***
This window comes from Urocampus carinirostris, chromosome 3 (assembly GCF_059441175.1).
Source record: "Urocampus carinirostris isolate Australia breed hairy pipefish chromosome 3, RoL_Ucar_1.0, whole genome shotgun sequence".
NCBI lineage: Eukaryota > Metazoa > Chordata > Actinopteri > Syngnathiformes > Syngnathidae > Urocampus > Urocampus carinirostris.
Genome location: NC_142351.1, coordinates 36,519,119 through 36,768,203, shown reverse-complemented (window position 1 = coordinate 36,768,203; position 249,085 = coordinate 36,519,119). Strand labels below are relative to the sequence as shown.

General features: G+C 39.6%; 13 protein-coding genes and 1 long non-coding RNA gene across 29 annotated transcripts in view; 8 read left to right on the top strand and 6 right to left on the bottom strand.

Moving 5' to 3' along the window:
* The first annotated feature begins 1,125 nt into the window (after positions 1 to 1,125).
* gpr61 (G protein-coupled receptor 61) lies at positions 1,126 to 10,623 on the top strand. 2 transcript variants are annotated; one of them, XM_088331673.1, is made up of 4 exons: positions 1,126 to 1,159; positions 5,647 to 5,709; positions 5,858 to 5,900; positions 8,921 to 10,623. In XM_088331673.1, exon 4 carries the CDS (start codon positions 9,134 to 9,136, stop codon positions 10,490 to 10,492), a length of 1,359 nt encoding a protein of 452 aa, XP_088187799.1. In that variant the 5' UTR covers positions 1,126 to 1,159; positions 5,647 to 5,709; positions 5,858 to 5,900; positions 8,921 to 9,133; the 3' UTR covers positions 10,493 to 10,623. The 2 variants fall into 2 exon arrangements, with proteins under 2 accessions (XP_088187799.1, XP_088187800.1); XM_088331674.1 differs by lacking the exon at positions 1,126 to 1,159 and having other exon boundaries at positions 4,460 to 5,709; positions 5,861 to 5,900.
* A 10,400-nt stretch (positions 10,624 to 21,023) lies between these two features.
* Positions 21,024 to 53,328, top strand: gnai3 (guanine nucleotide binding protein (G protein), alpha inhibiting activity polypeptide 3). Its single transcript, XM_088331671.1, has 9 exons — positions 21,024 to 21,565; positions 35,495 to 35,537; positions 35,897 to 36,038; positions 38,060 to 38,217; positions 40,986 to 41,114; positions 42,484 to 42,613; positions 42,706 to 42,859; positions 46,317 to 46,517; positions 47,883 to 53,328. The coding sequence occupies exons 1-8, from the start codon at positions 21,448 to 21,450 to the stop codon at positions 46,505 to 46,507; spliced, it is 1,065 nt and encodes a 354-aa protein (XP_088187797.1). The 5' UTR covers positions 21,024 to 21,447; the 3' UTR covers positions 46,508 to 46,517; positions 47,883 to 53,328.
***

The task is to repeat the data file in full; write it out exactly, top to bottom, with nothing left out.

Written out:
This window comes from Urocampus carinirostris, chromosome 3 (assembly GCF_059441175.1).
Source record: "Urocampus carinirostris isolate Australia breed hairy pipefish chromosome 3, RoL_Ucar_1.0, whole genome shotgun sequence".
NCBI lineage: Eukaryota > Metazoa > Chordata > Actinopteri > Syngnathiformes > Syngnathidae > Urocampus > Urocampus carinirostris.
Genome location: NC_142351.1, coordinates 36,519,119 through 36,768,203, shown reverse-complemented (window position 1 = coordinate 36,768,203; position 249,085 = coordinate 36,519,119). Strand labels below are relative to the sequence as shown.

General features: G+C 39.6%; 13 protein-coding genes and 1 long non-coding RNA gene across 29 annotated transcripts in view; 8 read left to right on the top strand and 6 right to left on the bottom strand.

Moving 5' to 3' along the window:
* The first annotated feature begins 1,125 nt into the window (after positions 1 to 1,125).
* gpr61 (G protein-coupled receptor 61) lies at positions 1,126 to 10,623 on the top strand. 2 transcript variants are annotated; one of them, XM_088331673.1, is made up of 4 exons: positions 1,126 to 1,159; positions 5,647 to 5,709; positions 5,858 to 5,900; positions 8,921 to 10,623. In XM_088331673.1, exon 4 carries the CDS (start codon positions 9,134 to 9,136, stop codon positions 10,490 to 10,492), a length of 1,359 nt encoding a protein of 452 aa, XP_088187799.1. In that variant the 5' UTR covers positions 1,126 to 1,159; positions 5,647 to 5,709; positions 5,858 to 5,900; positions 8,921 to 9,133; the 3' UTR covers positions 10,493 to 10,623. The 2 variants fall into 2 exon arrangements, with proteins under 2 accessions (XP_088187799.1, XP_088187800.1); XM_088331674.1 differs by lacking the exon at positions 1,126 to 1,159 and having other exon boundaries at positions 4,460 to 5,709; positions 5,861 to 5,900.
* A 10,400-nt stretch (positions 10,624 to 21,023) lies between these two features.
* Positions 21,024 to 53,328, top strand: gnai3 (guanine nucleotide binding protein (G protein), alpha inhibiting activity polypeptide 3). Its single transcript, XM_088331671.1, has 9 exons — positions 21,024 to 21,565; positions 35,495 to 35,537; positions 35,897 to 36,038; positions 38,060 to 38,217; positions 40,986 to 41,114; positions 42,484 to 42,613; positions 42,706 to 42,859; positions 46,317 to 46,517; positions 47,883 to 53,328. The coding sequence occupies exons 1-8, from the start codon at positions 21,448 to 21,450 to the stop codon at positions 46,505 to 46,507; spliced, it is 1,065 nt and encodes a 354-aa protein (XP_088187797.1). The 5' UTR covers positions 21,024 to 21,447; the 3' UTR covers positions 46,508 to 46,517; positions 47,883 to 53,328.